Rudy Giuliani, whose emotional leadership in the aftermath of the Sept. 11 terror attack defined his term as New York mayor, said that when he learned of Osama bin Laden's death he felt "real satisfaction ... relief [and] ... a sense of revenge."
Giuliani, who spoke to ABC News across the street from the site of the World Trade Center, said there was a time when he wanted to be the one who brought bin Laden to justice.
"I told President Bush once that I wanted to be the one to execute him," Giuliani said. "Revenge is not a noble sentiment, but it is a human one. ... When it [news of bin Laden's death] first happened, I wondered, 'Well, did he just die of natural causes?' That would have been somewhat unsatisfying.
"The fact that the American military caught him and brought him to justice I think will make a lot of people feel better in a way that's almost hard to describe," he said.
Giuliani compared bin Laden's death to Hitler's suicide and cautioned that although bin Laden is gone, al Qaeda's second in command, Ayman al-Zawahiri, will take his place.
"This is like taking out Hitler, or taking out, taking out one of those charismatic leaders for evil. Or maybe Stalin, someone who was an organizing principle for them," Giuliani said. "Zawahiri will replace him, but we'll catch him. It's only a matter of time."
He said Zawahiri doesn't have the charisma or the terrorist credentials that bin Laden had.
"He wasn't the hero of the Afghan war that Bin Laden was. He wasn't the multi-zillionaire that turned into a terrorist," Giuliani said. "He's still very dangerous, I think we can catch him, but it'll help that the major figure who organized this whole effort is now gone."
The former mayor praised the courage of President Obama, the military and intelligence services, but said he'd thought bin Laden would have been caught "a lot sooner."
He said the fact that bin Laden was living in a mansion close to a Pakistani military facility calls into question the loyalty and trustworthiness of some of America's allies.
"I do recognize how difficult it is, you know he's in a part of the world where they're trying to hide him, whether it's Afghanistan, or Pakistan -- look, he was living in a mansion in a suburb of Islamabad," Giuliani said. "Our intelligence ability is terrific. What it says is that we don't really have that many allies in that part of the world as we think. And they undermine us and hate us, and it's something we're going to have to deal with."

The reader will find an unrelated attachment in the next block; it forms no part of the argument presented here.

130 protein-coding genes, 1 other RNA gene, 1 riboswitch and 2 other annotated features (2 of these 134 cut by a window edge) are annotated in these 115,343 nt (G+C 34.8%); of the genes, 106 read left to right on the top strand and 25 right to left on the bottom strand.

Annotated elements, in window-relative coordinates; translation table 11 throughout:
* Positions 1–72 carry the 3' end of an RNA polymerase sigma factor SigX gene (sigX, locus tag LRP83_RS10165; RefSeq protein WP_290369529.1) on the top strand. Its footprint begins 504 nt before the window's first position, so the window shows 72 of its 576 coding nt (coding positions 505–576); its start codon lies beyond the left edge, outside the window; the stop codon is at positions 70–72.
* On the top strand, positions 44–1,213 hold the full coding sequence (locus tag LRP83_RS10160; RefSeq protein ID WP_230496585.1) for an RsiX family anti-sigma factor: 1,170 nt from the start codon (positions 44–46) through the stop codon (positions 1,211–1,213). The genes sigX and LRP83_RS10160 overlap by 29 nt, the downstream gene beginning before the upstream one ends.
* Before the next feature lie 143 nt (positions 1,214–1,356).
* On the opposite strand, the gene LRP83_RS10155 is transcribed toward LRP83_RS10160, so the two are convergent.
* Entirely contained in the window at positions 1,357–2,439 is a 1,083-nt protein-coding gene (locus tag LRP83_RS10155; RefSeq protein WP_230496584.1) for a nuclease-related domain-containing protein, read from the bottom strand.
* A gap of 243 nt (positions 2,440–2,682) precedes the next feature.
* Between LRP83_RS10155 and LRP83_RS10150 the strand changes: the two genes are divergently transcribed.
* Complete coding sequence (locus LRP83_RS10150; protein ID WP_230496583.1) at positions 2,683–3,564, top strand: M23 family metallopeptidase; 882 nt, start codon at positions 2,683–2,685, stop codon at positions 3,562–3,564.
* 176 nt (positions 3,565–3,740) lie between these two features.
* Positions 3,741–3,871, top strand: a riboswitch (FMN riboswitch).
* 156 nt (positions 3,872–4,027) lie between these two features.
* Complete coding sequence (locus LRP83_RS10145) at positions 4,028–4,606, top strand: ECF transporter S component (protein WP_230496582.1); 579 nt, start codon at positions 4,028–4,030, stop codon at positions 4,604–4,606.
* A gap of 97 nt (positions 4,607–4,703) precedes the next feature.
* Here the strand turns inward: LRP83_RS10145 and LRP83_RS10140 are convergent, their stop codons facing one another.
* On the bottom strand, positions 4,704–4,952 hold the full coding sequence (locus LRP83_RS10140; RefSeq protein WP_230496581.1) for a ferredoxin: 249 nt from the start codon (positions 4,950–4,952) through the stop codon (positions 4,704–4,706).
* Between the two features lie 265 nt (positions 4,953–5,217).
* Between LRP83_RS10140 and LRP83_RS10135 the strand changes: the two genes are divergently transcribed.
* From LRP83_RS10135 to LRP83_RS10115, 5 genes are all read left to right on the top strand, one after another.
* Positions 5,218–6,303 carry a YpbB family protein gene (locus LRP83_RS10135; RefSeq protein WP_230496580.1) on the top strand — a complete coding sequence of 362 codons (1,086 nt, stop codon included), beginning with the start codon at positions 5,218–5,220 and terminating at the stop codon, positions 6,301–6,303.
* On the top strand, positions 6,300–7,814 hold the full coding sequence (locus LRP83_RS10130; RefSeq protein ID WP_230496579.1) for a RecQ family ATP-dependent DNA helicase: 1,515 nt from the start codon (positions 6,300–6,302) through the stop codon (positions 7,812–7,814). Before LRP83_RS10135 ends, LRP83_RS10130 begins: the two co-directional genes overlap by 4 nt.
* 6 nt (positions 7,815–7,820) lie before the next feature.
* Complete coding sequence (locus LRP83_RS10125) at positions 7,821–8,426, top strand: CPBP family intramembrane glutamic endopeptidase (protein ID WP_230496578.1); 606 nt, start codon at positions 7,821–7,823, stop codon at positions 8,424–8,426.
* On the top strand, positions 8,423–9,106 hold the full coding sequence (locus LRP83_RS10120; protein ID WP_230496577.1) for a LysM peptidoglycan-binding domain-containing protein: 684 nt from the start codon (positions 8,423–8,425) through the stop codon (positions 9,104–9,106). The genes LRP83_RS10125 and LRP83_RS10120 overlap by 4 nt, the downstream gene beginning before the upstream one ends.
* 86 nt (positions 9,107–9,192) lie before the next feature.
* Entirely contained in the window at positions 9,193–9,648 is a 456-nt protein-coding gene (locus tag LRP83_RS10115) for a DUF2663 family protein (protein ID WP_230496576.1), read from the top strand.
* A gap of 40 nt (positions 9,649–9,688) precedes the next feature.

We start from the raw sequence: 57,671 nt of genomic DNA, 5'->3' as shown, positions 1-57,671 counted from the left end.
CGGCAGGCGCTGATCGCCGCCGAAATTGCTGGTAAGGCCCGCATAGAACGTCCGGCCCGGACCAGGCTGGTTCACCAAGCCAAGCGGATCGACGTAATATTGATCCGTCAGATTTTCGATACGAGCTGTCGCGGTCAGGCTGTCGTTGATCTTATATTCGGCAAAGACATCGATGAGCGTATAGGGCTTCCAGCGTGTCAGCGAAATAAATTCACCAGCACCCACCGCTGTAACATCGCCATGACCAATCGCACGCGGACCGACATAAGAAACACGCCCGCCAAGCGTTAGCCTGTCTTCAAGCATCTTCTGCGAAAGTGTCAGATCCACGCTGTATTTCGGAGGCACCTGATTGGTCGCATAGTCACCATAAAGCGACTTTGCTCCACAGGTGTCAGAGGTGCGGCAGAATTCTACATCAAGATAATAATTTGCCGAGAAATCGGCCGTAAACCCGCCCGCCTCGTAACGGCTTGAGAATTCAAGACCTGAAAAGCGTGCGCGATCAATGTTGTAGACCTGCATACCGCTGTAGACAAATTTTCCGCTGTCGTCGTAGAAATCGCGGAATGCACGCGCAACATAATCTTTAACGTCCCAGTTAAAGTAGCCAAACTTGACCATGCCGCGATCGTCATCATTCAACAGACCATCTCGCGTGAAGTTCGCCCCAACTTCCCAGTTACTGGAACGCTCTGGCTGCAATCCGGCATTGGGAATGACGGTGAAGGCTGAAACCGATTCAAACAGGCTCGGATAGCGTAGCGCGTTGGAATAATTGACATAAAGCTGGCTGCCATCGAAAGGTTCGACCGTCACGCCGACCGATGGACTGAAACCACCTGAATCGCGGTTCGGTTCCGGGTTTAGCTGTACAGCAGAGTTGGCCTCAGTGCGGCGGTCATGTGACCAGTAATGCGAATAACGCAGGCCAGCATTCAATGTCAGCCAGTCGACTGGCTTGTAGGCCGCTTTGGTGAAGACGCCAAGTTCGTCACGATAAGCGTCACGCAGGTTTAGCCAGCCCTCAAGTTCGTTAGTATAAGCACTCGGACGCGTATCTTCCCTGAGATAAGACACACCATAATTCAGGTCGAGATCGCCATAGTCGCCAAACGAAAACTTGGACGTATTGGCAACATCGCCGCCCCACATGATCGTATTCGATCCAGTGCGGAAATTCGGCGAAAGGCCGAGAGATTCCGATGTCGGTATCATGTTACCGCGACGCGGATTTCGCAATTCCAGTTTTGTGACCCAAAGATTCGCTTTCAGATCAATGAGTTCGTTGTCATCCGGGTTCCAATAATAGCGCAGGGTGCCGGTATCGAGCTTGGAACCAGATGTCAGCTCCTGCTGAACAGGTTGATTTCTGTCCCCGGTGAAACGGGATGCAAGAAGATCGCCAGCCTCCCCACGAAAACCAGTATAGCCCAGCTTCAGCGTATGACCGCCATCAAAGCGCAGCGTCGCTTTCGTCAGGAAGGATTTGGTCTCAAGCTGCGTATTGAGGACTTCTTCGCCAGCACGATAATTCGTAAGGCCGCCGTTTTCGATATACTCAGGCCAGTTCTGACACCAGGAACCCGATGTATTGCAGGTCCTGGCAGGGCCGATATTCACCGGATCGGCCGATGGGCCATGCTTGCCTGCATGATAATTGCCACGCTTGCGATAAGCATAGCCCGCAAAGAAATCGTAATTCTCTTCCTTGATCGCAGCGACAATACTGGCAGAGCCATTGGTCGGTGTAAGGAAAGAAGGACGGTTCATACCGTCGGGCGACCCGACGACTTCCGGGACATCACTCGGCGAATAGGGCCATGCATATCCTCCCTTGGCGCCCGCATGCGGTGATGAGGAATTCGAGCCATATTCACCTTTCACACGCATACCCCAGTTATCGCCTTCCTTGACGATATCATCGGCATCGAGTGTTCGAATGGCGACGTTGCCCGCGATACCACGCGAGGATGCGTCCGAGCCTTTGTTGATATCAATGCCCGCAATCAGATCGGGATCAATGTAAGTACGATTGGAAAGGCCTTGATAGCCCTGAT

The man who became known as America's mayor for his calming presence during and following the worst terrorist attack in American history now warns that America should be prepared for reprisal attacks in the wake of bin Laden's death.
"Long term, this is the great achievement. Long term this is a big defeat for al Qaeda, Islamic extremists, terrorism," Giuliani told ABC News. "But in the short term I think we have to worry about lots of repercussions from this. ... It's probably more dangerous for us."
Giuliani said that when he first heard that Obama was going to address the nation on Sunday night, he initially thought there might have been a terrorist attack that was thwarted.
But when he heard the news of bin Laden's death, he said, it brought back a lot of memories.
To get to the interview with ABC News, held at Trinity Church across the street from Ground Zero, Giuliani drove down the same streets he did on the morning of Sept. 11, 2001.
"I drove down here the same route I drove down here that morning. And there's a lot of mixed feelings," Giuliani said. "I'm satisfied, and I feel relieved that he's caught, but reliving those memories is difficult because you do know it hasn't brought anybody back.
"I mean it's good that he's gone, and this is a big step in defeating terrorism," he said. "But it doesn't really bring anyone back and it doesn't relieve the pain."